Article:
The letters are also redolent of the times in which they were written – stiff upper lips and a certain resolute faith in God and country apparent in those penned in the Boer War of the Victorian period, for example. Some revealed a deep desire to set the record straight – revealing affairs or admitting mistakes made and perhaps divulging long-held family secrets.

Sian says that such letters change in terms of motivation for serving in the forces and the airing of opinions about the wisdom of the decision to go to war at all. “In the 18th and 19th-century soldiers expressed unquestioning pride in serving their country and over time letters expressed satisfaction with the camaraderie of the teamwork involved.

More recently they have told of the pride in doing a professional and skilled job. Nowadays those writing the letters are more politically aware and some, even in their farewell, can vent very strong feelings of political spleen, for example US soldiers who disagreed with Bush’s policy in Iraq and Afghanistan. Going through the letters in archives, I felt close to the writer. In some cases I read the letter in the home of the loved one who received it. For many families the letter is both heart-rending and comforting, even if some are still enraged at their dying in a conflict they disagreed with – as in the case of Jamie Hancock, who died in Iraq.”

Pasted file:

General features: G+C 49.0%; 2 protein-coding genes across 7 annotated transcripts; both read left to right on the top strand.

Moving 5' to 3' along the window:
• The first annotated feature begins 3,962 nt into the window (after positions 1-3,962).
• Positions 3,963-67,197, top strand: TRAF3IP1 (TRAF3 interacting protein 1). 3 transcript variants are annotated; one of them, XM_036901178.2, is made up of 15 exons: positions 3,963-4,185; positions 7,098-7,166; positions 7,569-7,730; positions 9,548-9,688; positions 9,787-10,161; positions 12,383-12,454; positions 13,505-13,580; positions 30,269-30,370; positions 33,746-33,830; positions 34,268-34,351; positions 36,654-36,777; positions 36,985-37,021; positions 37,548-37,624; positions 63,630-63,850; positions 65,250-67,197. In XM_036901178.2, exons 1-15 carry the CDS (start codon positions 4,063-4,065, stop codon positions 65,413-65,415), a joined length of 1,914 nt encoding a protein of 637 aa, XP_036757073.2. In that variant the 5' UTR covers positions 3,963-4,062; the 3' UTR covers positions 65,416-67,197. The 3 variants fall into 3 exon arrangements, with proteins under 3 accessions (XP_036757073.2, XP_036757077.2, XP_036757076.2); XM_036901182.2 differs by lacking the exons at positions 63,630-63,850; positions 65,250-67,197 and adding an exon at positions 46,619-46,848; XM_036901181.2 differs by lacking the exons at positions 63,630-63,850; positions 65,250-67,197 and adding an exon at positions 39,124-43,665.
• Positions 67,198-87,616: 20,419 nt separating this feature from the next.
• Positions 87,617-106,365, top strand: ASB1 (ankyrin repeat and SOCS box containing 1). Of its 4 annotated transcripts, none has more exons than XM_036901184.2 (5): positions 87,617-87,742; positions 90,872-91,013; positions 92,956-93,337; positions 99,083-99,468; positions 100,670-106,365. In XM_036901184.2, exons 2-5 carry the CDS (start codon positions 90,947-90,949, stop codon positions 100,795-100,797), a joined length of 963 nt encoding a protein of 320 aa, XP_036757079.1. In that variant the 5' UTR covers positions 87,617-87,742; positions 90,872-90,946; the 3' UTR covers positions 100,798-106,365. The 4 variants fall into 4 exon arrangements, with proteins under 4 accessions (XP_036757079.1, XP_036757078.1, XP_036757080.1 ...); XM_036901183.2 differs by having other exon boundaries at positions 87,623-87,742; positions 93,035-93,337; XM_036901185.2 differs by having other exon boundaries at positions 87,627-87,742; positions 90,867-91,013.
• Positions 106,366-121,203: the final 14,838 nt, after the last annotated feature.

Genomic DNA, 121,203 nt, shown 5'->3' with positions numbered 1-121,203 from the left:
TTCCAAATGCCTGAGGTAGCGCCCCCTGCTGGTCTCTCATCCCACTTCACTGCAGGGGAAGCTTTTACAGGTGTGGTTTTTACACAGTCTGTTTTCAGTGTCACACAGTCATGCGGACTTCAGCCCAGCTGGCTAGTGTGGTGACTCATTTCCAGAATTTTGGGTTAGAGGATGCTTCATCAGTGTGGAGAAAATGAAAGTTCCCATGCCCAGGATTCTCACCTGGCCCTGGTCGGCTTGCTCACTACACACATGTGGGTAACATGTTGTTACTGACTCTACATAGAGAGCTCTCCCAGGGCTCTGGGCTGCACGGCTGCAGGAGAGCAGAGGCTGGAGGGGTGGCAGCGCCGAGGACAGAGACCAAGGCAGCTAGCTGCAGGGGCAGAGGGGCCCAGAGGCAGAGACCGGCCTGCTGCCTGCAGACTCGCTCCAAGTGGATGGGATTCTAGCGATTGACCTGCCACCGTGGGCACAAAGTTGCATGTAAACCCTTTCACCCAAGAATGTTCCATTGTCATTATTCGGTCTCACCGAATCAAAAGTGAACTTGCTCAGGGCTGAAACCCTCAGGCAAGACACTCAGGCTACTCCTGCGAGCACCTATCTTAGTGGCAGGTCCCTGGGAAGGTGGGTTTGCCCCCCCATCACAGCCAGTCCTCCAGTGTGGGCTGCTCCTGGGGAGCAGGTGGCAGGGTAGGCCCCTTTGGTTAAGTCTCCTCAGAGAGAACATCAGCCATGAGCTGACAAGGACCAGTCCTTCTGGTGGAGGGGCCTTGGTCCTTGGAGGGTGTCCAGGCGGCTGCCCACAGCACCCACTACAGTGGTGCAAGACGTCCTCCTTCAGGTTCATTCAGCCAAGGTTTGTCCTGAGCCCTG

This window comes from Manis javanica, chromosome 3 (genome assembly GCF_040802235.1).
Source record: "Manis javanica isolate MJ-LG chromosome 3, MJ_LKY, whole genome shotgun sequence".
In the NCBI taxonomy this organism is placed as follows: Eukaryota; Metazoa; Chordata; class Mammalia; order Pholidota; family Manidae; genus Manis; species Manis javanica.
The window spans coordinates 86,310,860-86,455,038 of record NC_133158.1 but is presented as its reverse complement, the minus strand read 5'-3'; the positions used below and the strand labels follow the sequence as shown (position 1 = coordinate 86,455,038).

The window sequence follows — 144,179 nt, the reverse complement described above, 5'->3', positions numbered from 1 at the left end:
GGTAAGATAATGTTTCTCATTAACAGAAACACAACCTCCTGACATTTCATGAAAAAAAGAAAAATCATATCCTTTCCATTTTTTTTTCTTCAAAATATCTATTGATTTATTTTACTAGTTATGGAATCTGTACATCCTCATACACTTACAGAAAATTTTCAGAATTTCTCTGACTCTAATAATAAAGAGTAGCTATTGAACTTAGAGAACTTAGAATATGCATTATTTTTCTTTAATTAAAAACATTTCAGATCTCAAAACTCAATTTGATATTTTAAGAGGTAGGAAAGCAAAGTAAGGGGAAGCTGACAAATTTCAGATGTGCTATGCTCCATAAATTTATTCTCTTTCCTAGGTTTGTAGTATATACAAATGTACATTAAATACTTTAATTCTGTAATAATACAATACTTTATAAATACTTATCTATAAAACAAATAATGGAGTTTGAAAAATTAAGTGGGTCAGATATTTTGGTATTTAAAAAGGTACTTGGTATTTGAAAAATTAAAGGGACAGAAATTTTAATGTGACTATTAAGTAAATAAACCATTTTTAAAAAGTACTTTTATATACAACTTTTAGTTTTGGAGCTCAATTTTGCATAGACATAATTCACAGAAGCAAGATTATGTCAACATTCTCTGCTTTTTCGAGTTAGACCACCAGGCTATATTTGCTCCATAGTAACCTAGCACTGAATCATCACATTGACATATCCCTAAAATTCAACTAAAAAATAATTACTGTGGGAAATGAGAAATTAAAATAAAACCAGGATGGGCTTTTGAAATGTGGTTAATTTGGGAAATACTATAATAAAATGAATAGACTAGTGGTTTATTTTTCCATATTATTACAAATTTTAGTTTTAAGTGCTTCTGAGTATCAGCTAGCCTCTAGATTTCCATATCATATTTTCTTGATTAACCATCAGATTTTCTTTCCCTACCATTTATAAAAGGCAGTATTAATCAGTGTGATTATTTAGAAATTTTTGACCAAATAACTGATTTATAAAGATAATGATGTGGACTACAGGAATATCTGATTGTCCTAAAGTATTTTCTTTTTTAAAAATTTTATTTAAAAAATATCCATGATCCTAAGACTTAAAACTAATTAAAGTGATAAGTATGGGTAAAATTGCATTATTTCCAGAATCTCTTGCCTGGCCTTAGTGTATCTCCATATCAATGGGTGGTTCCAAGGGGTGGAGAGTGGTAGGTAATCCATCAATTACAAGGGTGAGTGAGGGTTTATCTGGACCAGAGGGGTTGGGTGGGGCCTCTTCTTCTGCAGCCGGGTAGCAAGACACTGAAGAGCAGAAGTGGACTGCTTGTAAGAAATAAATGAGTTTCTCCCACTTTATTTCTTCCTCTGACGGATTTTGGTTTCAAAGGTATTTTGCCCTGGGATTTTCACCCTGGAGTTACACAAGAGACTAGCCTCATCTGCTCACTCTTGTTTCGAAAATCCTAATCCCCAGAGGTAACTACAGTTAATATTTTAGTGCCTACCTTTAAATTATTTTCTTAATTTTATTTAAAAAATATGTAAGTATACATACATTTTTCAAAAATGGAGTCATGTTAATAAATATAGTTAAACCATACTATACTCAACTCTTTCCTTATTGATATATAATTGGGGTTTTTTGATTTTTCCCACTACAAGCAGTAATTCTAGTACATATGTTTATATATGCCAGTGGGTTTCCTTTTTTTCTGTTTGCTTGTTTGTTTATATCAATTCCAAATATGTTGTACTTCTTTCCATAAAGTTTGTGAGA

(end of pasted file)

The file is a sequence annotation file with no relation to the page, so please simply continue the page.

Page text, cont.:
Price discovered a certain universality about many of the farewell letters she researched, whether penned in the face of the Battle of Waterloo in 1815 by Major Arthur Rowley Heyland (“What I recommend my love in case I fall in the ensuing contest, is that my sons be educated at military college... My Mary, let the recollection console you that the happiest days of my life have been from your love and affection...”) or Private Leslie Abram Neufeld, a 19-year-old from Saskatchewan. He enlisted in the Canadian army and travelled to France, where he was killed at Varaville during the D-Day landings on June 6, 1944.